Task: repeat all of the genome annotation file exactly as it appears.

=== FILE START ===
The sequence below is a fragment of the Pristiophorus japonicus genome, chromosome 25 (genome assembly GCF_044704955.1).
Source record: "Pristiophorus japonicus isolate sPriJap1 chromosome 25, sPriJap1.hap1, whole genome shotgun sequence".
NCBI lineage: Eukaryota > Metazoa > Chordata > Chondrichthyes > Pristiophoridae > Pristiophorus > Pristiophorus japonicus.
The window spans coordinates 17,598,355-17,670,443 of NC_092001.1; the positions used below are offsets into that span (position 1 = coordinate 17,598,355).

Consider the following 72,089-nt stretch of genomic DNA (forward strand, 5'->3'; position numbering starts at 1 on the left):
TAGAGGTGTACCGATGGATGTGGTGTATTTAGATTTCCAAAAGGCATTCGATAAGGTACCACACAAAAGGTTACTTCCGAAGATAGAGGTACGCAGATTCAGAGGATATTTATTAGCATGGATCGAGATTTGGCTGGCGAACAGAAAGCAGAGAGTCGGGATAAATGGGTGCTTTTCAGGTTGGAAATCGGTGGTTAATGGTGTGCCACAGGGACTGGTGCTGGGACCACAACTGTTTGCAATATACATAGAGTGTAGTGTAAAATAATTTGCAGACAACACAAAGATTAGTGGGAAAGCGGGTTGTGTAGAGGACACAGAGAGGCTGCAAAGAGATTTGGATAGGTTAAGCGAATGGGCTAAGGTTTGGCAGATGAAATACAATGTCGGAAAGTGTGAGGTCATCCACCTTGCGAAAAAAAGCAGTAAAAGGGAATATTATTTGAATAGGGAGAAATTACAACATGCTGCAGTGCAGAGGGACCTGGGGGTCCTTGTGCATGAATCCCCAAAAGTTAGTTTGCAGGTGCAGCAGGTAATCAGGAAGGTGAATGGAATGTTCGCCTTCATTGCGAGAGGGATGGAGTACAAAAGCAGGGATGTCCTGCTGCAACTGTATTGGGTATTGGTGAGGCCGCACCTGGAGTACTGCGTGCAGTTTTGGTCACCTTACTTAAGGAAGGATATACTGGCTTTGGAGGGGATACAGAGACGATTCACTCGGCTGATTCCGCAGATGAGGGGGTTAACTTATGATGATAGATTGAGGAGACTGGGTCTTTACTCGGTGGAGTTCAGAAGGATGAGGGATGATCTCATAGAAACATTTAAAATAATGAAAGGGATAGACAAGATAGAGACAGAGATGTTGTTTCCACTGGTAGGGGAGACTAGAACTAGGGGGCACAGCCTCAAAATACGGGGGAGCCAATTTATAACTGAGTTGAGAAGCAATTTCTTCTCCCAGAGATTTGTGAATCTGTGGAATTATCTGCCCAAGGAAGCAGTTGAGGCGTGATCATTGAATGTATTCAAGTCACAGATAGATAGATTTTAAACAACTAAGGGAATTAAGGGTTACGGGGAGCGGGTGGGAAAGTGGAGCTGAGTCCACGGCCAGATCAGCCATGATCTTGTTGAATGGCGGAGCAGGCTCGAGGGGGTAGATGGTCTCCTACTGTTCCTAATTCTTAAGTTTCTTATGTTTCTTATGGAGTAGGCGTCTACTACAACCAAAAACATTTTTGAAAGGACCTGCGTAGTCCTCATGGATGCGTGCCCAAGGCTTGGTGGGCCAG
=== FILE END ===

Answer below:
The sequence below is a fragment of the Pristiophorus japonicus genome, chromosome 25 (genome assembly GCF_044704955.1).
Source record: "Pristiophorus japonicus isolate sPriJap1 chromosome 25, sPriJap1.hap1, whole genome shotgun sequence".
NCBI lineage: Eukaryota > Metazoa > Chordata > Chondrichthyes > Pristiophoridae > Pristiophorus > Pristiophorus japonicus.
The window spans coordinates 17,598,355-17,670,443 of NC_092001.1; the positions used below are offsets into that span (position 1 = coordinate 17,598,355).

Consider the following 72,089-nt stretch of genomic DNA (forward strand, 5'->3'; position numbering starts at 1 on the left):
TAGAGGTGTACCGATGGATGTGGTGTATTTAGATTTCCAAAAGGCATTCGATAAGGTACCACACAAAAGGTTACTTCCGAAGATAGAGGTACGCAGATTCAGAGGATATTTATTAGCATGGATCGAGATTTGGCTGGCGAACAGAAAGCAGAGAGTCGGGATAAATGGGTGCTTTTCAGGTTGGAAATCGGTGGTTAATGGTGTGCCACAGGGACTGGTGCTGGGACCACAACTGTTTGCAATATACATAGAGTGTAGTGTAAAATAATTTGCAGACAACACAAAGATTAGTGGGAAAGCGGGTTGTGTAGAGGACACAGAGAGGCTGCAAAGAGATTTGGATAGGTTAAGCGAATGGGCTAAGGTTTGGCAGATGAAATACAATGTCGGAAAGTGTGAGGTCATCCACCTTGCGAAAAAAAGCAGTAAAAGGGAATATTATTTGAATAGGGAGAAATTACAACATGCTGCAGTGCAGAGGGACCTGGGGGTCCTTGTGCATGAATCCCCAAAAGTTAGTTTGCAGGTGCAGCAGGTAATCAGGAAGGTGAATGGAATGTTCGCCTTCATTGCGAGAGGGATGGAGTACAAAAGCAGGGATGTCCTGCTGCAACTGTATTGGGTATTGGTGAGGCCGCACCTGGAGTACTGCGTGCAGTTTTGGTCACCTTACTTAAGGAAGGATATACTGGCTTTGGAGGGGATACAGAGACGATTCACTCGGCTGATTCCGCAGATGAGGGGGTTAACTTATGATGATAGATTGAGGAGACTGGGTCTTTACTCGGTGGAGTTCAGAAGGATGAGGGATGATCTCATAGAAACATTTAAAATAATGAAAGGGATAGACAAGATAGAGACAGAGATGTTGTTTCCACTGGTAGGGGAGACTAGAACTAGGGGGCACAGCCTCAAAATACGGGGGAGCCAATTTATAACTGAGTTGAGAAGCAATTTCTTCTCCCAGAGATTTGTGAATCTGTGGAATTATCTGCCCAAGGAAGCAGTTGAGGCGTGATCATTGAATGTATTCAAGTCACAGATAGATAGATTTTAAACAACTAAGGGAATTAAGGGTTACGGGGAGCGGGTGGGAAAGTGGAGCTGAGTCCACGGCCAGATCAGCCATGATCTTGTTGAATGGCGGAGCAGGCTCGAGGGGGTAGATGGTCTCCTACTGTTCCTAATTCTTAAGTTTCTTATGTTTCTTATGGAGTAGGCGTCTACTACAACCAAAAACATTTTTGAAAGGACCTGCGTAGTCCTCATGGATGCGTGCCCAAGGCTTGGTGGGCCAG